NEW YORK, Oct 29 (Reuters) - Constellation Energy Group Inc's CEG.N 621-megawatt Unit 1 at the Nine Mile Point nuclear power station in New York returned to full power by early Wednesday, the U.S. Nuclear Regulatory Commission said in a report.
On Tuesday, the unit was operating at 74 percent power after exiting an outage earlier in the week.
The company shut the unit on Oct. 23 due to the loss of the electronic pressure regulator.
The 1,761 MW Nine Mile Point station is located in Scriba in Oswego County, about 90 miles east of Rochester New York. There are two units at the station, the 621 MW Unit 1 and 1,140 MW Unit 2, which entered service in 1969 and 1988.
Unit 2 continued to operate at full power.
One MW powers about 800 homes in New York.
In 2006, the NRC renewed the plant’s original 40-year operating licenses for both units for another 20 years until 2029 and 2046.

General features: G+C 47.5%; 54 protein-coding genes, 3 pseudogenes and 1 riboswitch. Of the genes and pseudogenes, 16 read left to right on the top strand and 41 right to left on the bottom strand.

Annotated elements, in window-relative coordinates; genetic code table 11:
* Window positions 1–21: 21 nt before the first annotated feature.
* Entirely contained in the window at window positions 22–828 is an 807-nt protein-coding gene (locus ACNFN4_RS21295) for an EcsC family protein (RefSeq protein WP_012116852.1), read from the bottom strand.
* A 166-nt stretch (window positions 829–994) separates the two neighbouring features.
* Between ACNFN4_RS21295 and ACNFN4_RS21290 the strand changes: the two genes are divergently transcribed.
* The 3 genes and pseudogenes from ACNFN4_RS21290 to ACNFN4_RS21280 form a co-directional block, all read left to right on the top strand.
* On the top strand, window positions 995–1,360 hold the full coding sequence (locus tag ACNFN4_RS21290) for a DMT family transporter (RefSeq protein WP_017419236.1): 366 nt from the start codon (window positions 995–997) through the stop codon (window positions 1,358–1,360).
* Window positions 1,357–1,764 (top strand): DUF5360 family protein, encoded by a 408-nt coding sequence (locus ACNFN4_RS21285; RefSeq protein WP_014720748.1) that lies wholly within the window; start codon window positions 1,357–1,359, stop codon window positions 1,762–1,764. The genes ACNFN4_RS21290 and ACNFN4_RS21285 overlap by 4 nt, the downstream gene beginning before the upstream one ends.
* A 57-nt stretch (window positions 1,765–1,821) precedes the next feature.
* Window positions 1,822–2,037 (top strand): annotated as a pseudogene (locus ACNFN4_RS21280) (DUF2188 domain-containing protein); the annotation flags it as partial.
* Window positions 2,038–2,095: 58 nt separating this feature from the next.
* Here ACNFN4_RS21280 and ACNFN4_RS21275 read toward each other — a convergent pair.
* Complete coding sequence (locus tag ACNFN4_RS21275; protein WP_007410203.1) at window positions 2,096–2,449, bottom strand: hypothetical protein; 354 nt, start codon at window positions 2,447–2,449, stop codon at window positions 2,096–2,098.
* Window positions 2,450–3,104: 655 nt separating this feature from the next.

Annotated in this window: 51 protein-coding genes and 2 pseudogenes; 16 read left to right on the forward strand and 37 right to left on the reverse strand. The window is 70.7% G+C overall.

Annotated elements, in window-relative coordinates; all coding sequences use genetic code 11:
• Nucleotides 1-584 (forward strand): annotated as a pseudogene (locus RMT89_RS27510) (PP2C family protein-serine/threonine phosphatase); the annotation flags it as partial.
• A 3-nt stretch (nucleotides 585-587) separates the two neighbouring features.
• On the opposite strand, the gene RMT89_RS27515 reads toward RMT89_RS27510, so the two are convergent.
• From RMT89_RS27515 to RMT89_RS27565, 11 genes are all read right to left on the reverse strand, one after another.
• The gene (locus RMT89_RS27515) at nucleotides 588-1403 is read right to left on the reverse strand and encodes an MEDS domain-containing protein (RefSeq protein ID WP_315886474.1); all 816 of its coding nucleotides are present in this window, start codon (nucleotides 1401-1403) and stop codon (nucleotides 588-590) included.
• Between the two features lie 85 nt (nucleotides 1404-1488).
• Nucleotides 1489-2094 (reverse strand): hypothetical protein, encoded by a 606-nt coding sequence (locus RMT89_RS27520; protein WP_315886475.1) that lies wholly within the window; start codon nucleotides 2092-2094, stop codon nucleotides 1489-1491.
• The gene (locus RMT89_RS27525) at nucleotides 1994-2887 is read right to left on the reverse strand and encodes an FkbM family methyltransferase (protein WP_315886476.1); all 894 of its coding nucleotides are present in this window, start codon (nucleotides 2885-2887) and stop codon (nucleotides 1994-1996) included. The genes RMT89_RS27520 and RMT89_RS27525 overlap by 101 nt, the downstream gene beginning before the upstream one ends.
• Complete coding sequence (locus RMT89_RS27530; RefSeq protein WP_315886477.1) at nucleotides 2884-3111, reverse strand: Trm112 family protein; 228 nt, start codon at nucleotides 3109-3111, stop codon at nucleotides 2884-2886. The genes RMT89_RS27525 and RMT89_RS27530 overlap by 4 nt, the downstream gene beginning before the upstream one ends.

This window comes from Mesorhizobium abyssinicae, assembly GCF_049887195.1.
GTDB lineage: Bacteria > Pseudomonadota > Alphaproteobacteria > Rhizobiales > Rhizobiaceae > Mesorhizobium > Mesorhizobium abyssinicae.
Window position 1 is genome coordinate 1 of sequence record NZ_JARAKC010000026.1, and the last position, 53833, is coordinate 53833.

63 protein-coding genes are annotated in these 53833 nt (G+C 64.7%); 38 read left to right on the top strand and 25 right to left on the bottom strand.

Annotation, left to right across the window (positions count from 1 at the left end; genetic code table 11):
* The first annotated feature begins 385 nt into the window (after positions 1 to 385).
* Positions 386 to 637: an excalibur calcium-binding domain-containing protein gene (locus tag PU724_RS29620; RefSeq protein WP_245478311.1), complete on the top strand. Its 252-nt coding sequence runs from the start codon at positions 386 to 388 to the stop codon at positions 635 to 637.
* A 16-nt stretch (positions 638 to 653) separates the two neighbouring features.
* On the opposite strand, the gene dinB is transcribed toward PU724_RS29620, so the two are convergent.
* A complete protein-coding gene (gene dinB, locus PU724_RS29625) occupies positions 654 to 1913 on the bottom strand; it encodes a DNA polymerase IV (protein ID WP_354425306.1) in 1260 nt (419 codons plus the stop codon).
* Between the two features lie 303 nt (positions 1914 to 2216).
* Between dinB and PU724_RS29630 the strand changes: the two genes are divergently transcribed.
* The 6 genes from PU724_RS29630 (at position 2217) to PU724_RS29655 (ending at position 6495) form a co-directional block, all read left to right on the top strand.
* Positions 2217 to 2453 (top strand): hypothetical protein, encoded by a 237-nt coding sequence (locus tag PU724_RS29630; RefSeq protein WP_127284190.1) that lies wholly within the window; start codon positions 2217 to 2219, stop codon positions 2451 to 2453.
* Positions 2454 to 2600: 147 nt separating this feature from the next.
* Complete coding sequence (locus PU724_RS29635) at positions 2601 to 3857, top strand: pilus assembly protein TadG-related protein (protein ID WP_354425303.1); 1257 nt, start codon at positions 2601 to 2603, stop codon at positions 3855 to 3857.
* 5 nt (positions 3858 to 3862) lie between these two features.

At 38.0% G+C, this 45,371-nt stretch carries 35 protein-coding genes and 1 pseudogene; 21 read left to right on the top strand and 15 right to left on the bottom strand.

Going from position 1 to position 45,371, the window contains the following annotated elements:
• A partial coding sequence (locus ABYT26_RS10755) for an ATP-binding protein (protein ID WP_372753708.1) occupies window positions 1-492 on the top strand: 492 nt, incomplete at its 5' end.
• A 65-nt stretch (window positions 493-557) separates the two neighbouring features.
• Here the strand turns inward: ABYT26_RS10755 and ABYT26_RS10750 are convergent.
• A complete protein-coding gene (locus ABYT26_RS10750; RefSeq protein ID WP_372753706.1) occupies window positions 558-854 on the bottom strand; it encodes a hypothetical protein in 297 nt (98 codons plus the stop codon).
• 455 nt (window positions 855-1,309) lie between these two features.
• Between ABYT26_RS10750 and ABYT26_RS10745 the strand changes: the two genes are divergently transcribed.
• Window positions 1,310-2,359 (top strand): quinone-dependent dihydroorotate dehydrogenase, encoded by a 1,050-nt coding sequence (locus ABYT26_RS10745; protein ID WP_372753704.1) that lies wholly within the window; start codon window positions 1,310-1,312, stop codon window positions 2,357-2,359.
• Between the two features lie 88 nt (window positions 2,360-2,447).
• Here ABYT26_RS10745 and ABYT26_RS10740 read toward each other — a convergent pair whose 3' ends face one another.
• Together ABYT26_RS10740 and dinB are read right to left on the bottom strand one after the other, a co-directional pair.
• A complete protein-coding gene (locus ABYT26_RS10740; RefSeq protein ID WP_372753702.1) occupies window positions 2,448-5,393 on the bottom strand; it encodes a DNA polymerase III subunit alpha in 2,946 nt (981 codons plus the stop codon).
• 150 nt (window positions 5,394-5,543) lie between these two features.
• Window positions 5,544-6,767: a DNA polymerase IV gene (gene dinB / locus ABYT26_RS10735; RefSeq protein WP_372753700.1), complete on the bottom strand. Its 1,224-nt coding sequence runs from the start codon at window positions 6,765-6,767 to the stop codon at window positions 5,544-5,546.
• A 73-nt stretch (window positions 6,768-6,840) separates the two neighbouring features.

Earlier this month, UniStar Nuclear Energy LLC, a venture between Constellation and France's EDF EDF.PA, filed with the NRC for permission to build one of Areva SA's CEPFi.PA 1,600 MW U.S. Evolutionary Power Reactors (EPR) at the site.
Using an industry estimate of $4,000 per kilowatt, the new reactor would cost about $6.4 billion. Other nuclear operators considering the EPR however have estimated the total cost as high as $10 billion.
Constellation, which owns all of Unit 1, operates the station for its owners. Constellation (82 percent) and Long Island Power Authority (18 percent) own Unit 2.
Constellation, of Baltimore, owns and operates about 9,000 MW of generating capacity, markets energy commodities in North America, and transmits and distributes electricity to 1.2 million customers and natural gas to 630,000 customers in Maryland. (Reporting by Scott DiSavino; Editing by John Picinich)
Our Standards: The Thomson Reuters Trust Principles.